Wood dry kilns have been identified by the Environmental Protection Agency as a potential source of significant volatile organic compound (VOC) and total organic compound (TOC) emissions. The VOC emissions from lumber drying are volatilized along with the water as both are evaporated from wet lumber. Very limited information is available on the quantity of VOC or TOC emissions from drying hardwoods and softwoods. The objective of this study was to quantify TOC amounts in commercial dehumidification kiln effluent that was used to finish drying air-dried hardwood lumber. Kiln effluent containing the TOCs for each charge was determined using a Shimadzu TOC-5000A emission measuring device both before and after an activated charcoal filter. The test results of the effluent collected before the activated charcoal filter were used to estimate the total amount of TOCs for each kiln charge. The effluent, after passing through activated charcoal, was analyzed to determine the effectiveness of the activated charcoal in removing TOCs and in reducing the pH of the effluent from the different kiln charges. The results indicated that a mixed charge of red oak and white oak lumber, dried from an initial moisture content of 21 percent, released the highest amount of TOCs of the six hardwood kiln charges in this study. The study also revealed that activated charcoal was effective in reducing TOCs from the effluent of the kiln charges, In general, the pH increased after charcoal filtration and TOCs decreased.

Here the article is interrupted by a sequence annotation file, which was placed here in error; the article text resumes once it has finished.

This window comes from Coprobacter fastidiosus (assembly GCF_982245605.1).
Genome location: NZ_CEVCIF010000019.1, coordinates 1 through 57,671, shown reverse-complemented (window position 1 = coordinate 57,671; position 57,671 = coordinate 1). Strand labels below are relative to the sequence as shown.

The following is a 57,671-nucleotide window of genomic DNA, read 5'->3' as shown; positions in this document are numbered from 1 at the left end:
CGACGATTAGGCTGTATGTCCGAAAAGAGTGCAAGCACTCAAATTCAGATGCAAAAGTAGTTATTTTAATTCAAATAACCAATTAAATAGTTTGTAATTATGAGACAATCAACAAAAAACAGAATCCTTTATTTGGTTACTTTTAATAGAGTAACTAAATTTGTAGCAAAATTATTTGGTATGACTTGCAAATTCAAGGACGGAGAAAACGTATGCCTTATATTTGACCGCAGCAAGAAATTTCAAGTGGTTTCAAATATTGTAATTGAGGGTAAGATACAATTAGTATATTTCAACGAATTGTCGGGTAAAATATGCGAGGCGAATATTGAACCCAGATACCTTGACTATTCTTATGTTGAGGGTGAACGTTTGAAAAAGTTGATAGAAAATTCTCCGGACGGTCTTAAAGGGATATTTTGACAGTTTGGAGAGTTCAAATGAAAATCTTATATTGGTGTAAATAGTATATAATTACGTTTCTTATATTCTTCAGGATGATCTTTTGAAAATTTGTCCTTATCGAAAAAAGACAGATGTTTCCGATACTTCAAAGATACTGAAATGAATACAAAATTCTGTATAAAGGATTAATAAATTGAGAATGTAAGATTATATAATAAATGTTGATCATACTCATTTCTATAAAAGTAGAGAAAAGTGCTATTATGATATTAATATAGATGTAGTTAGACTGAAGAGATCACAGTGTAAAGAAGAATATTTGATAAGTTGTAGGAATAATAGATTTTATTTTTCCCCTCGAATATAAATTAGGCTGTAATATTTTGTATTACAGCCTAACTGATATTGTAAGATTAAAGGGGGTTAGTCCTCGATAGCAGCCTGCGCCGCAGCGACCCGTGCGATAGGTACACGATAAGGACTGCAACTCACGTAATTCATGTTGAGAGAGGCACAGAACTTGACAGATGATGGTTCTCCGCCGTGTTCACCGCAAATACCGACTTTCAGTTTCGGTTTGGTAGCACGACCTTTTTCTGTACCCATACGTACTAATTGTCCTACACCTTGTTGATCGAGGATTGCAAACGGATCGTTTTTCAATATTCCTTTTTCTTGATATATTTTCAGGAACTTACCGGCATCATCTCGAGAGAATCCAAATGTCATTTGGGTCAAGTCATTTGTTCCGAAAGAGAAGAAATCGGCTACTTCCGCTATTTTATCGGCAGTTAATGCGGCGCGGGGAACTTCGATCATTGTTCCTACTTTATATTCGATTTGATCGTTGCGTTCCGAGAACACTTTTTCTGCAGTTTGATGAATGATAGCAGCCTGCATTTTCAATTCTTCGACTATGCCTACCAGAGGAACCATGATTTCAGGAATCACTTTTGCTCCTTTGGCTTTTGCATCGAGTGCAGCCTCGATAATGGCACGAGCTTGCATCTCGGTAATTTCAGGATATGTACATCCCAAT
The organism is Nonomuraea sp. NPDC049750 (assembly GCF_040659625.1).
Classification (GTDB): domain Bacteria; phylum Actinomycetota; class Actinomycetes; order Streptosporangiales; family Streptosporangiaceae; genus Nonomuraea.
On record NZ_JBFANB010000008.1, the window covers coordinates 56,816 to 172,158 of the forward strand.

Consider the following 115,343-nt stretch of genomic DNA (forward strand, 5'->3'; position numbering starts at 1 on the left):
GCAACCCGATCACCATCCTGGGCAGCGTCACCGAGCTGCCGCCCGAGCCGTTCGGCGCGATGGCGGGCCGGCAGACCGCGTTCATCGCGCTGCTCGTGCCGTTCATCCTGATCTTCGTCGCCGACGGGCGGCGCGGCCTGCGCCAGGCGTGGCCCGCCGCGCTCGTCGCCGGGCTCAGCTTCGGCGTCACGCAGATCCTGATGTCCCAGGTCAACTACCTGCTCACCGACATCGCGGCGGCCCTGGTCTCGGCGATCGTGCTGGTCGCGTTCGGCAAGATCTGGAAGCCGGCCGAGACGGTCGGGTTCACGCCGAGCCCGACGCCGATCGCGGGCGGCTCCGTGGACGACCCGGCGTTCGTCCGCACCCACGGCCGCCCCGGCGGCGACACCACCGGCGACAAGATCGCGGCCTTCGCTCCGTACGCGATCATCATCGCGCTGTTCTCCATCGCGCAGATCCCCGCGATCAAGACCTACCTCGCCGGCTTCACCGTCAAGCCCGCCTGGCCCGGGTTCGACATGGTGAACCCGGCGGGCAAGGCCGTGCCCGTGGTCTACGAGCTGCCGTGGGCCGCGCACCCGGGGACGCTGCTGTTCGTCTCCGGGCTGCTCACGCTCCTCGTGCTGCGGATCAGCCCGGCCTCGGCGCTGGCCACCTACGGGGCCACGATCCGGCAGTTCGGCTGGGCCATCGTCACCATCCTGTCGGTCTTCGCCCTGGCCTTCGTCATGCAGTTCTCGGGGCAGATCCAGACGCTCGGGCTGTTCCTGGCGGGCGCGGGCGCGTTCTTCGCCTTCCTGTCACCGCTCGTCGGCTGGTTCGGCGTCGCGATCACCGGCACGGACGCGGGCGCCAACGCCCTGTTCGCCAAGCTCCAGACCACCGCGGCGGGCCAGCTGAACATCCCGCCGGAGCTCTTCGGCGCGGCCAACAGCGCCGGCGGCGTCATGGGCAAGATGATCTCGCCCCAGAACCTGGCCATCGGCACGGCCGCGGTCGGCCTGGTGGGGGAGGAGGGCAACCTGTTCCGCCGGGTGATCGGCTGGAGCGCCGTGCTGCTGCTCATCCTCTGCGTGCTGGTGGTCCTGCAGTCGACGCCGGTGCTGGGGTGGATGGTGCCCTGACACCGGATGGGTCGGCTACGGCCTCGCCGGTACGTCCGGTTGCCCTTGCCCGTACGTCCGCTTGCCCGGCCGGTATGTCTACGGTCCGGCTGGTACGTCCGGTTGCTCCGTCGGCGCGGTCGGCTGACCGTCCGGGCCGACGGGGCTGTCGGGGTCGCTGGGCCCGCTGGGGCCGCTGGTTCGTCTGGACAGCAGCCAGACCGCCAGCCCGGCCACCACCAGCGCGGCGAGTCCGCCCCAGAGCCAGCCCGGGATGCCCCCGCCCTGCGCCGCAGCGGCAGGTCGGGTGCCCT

|Original language||English (US)|
|Number of pages||5|
|Journal||Forest Products Journal|
|State||Published - Feb 1 2005|
All Science Journal Classification (ASJC) codes
- Materials Science(all)
- Plant Science